The Tempest

By William Shakespeare; Eric Rasmussen (Editor); Jonathan Bate (Introduction by)
Modern Library, Paperback, 9780812969108, 160pp.

Publication Date: August 12, 2008

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Description
Generally believed to be the last play written solely by Shakespeare, "The Tempest "centers on a banished noble who uses sorcery to confront his foes. In this play, Shakespeare offers some of his most insightful meditations on themes ranging from vengeance and forgiveness to nature and nurture.
Under the editorial supervision of Jonathan Bate and Eric Rasmussen, two of today's most accomplished Shakespearean scholars, this Modern Library series incorporates definitive texts and authoritative notes from "William Shakespeare: Complete Works." Each play includes an Introduction, as well as an overview of Shakespeare's theatrical career; commentary on past and current productions based on interviews with leading directors, actors, and designers; scene-by-scene analysis; key facts about the work; a chronology of Shakespeare's life and times; and black-and-white illustrations.
Ideal for students, theater professionals, and general readers, these modern and accessible editions set a new standard in Shakespearean literature for the twenty-first century.
Praise for "William Shakespeare: Complete Works"
A remarkable edition, one that makes Shakespeare's extraordinary accomplishment more vivid than ever.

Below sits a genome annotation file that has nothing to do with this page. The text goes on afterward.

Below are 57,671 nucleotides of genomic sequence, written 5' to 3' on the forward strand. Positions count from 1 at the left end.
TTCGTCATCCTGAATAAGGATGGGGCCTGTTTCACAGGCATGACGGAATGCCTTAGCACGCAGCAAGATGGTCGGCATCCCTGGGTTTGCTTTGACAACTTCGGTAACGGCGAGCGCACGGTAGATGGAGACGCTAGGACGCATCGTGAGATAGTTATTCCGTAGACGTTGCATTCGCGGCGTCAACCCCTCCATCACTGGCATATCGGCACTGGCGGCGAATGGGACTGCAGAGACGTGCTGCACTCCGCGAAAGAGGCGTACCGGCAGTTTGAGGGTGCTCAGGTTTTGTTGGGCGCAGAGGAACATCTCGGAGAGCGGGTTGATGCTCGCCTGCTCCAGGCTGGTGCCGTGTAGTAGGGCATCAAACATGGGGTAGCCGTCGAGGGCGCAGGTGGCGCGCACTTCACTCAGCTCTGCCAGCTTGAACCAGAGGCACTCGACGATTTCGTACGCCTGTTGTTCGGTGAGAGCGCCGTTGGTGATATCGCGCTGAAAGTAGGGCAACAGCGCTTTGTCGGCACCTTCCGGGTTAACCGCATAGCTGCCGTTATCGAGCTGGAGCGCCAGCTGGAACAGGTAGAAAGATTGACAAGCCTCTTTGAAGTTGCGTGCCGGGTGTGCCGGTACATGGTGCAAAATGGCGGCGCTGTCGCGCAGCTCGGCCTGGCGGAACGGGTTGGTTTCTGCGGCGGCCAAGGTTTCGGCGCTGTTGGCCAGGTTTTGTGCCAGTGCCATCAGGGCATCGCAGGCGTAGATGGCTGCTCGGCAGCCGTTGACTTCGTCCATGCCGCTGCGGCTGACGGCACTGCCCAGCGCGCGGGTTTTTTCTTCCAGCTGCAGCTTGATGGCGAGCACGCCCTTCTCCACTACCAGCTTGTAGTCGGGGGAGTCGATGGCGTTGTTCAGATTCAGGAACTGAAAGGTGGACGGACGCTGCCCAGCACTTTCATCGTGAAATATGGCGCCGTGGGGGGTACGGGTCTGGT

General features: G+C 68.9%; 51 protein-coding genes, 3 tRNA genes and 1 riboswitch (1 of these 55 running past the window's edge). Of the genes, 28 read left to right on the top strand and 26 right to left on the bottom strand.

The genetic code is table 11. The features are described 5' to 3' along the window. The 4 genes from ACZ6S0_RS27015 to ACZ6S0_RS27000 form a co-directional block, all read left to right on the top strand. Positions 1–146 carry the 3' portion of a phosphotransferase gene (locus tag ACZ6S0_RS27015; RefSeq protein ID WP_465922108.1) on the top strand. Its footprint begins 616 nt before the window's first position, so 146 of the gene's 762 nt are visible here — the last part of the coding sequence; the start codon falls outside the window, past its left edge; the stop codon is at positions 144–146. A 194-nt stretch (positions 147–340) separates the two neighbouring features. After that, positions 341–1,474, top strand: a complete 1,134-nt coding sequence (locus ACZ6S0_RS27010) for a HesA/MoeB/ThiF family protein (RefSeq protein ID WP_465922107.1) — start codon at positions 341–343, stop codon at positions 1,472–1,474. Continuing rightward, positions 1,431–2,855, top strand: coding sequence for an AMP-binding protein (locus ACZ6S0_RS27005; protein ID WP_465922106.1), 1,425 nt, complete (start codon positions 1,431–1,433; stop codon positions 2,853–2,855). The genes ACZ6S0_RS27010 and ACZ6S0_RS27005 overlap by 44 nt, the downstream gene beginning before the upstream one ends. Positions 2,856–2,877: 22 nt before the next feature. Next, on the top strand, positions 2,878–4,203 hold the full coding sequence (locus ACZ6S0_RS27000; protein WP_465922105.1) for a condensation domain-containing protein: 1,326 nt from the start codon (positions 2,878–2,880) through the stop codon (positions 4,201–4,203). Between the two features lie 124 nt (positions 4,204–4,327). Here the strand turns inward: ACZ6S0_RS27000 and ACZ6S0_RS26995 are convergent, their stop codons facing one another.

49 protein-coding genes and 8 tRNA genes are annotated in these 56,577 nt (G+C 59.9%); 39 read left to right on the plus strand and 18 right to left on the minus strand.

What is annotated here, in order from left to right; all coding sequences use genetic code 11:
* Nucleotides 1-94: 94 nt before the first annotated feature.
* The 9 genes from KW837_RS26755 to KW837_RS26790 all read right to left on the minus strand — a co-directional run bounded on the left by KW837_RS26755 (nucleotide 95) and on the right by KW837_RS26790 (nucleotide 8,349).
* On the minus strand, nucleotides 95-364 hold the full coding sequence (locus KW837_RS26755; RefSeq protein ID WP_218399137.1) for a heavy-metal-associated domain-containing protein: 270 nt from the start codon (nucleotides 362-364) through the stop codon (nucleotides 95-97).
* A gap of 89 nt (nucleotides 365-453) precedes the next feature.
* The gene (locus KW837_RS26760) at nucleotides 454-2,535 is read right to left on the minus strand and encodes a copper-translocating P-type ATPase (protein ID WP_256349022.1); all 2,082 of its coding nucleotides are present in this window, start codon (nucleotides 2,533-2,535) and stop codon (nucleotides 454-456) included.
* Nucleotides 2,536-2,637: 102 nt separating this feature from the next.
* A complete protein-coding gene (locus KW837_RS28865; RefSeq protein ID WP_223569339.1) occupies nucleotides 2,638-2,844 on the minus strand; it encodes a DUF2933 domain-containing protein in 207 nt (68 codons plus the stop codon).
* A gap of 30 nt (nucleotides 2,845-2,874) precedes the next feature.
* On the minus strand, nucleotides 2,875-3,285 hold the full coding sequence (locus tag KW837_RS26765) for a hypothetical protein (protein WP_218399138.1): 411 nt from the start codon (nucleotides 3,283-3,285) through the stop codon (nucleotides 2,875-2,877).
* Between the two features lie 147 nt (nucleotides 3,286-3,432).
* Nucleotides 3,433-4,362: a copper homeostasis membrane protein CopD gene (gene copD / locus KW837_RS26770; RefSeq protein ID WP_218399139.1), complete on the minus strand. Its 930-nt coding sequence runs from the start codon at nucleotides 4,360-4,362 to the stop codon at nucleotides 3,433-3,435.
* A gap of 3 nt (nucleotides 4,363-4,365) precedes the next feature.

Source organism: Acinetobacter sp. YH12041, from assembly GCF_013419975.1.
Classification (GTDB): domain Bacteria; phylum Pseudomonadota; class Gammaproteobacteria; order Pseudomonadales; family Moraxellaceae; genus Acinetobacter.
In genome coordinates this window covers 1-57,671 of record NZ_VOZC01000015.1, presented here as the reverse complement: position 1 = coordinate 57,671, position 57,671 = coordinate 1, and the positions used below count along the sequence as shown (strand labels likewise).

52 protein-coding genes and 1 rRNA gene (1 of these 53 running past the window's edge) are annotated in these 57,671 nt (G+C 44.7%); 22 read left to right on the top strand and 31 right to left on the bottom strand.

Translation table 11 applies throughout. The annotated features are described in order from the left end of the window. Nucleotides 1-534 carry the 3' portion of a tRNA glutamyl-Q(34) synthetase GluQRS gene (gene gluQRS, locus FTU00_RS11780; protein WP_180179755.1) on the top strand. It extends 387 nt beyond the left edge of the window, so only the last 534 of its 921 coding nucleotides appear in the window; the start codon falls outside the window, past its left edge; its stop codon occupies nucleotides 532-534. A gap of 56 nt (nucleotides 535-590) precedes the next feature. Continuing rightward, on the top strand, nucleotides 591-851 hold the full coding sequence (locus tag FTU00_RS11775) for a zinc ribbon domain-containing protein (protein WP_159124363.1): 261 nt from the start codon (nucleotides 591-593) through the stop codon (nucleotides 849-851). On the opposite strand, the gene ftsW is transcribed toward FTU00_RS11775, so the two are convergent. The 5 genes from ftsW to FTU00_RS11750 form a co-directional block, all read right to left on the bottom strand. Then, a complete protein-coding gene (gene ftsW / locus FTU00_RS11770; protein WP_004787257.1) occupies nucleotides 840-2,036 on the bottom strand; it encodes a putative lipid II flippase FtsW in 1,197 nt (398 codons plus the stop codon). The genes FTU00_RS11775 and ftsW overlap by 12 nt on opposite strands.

James Shapiro, professor, Columbia University, bestselling author of "A Year in the Life of Shakespeare: 1599"
Two eminent Shakespeareans . . . have applied modern editing techniques and recent scholarship to correct and update the First Folio. . . . Superb.
" The New York Times"
A feast of literary and historical information.
" The Wall Street Journal"
I look forward to using it over many years, enjoying Bate's perceptive comments, trusting Rasmussen's textual scholarship.
Peter Holland, president of the Shakespeare Association of America and editor of "Shakespeare Survey.



About the Author
Keith Hale is author of the novels Clicking Beat on the Brink of Nada and Letters to a Shooting Star. He has edited an anthology of gay literature from antiquity through the First World War (Ode to Boy), a collection of Lord Byron's love poetry for boys (Edleston), a collection of Rupert Brooke's letters that had been sealed for eighty years due to their homosexual themes (Friends and Apostles), a collection of Georgian Poetry, and editions of poetry by Shakespeare, Housman, and Brooke. Hale wrote the first and perhaps only account of gay life in the Balkans before the walls of Communism crumbled in his travelogue In the Land of Alexander, and he explored how the military's ban on gays affected the life of one ROTC cadet in his book Torn Allegiances. Hale is a native of Mayflower, Arkansas, and also has made his home in Austin, Amsterdam, and Guam.

ERIC RASMUSSEN is Professor of English at the University of Nevada. He is co-editor of the Norton Anthology of English Renaissance Drama and the author of The Shakespeare Thefts. He is the General Textual Editor of the Internet Shakespeare Editions project - one of the most visited Shakespeare websites in the world. Since 1999 he has written the annual review of editions and textual studies for the Shakespeare Survey.

Jonathan Bate is Professor of Shakespeare and Renaissance Literature at the University of Warwick, a Fellow of the British Academy and a Governor of the Royal Shakespeare Company. His books include Shakespeare and Ovid (1993); John Clare: A Biography (2003) - winner of the 2004 Hawthornden Prize and the 2005 James Tait Black Memorial prize for biography; The Genius of Shakespeare (1997); and Soul of the Age: The Life, Mind and World of William Shakespeare (2009). He was the editor of the Arden edition of Shakespeare's Titus Andronicus(1995).
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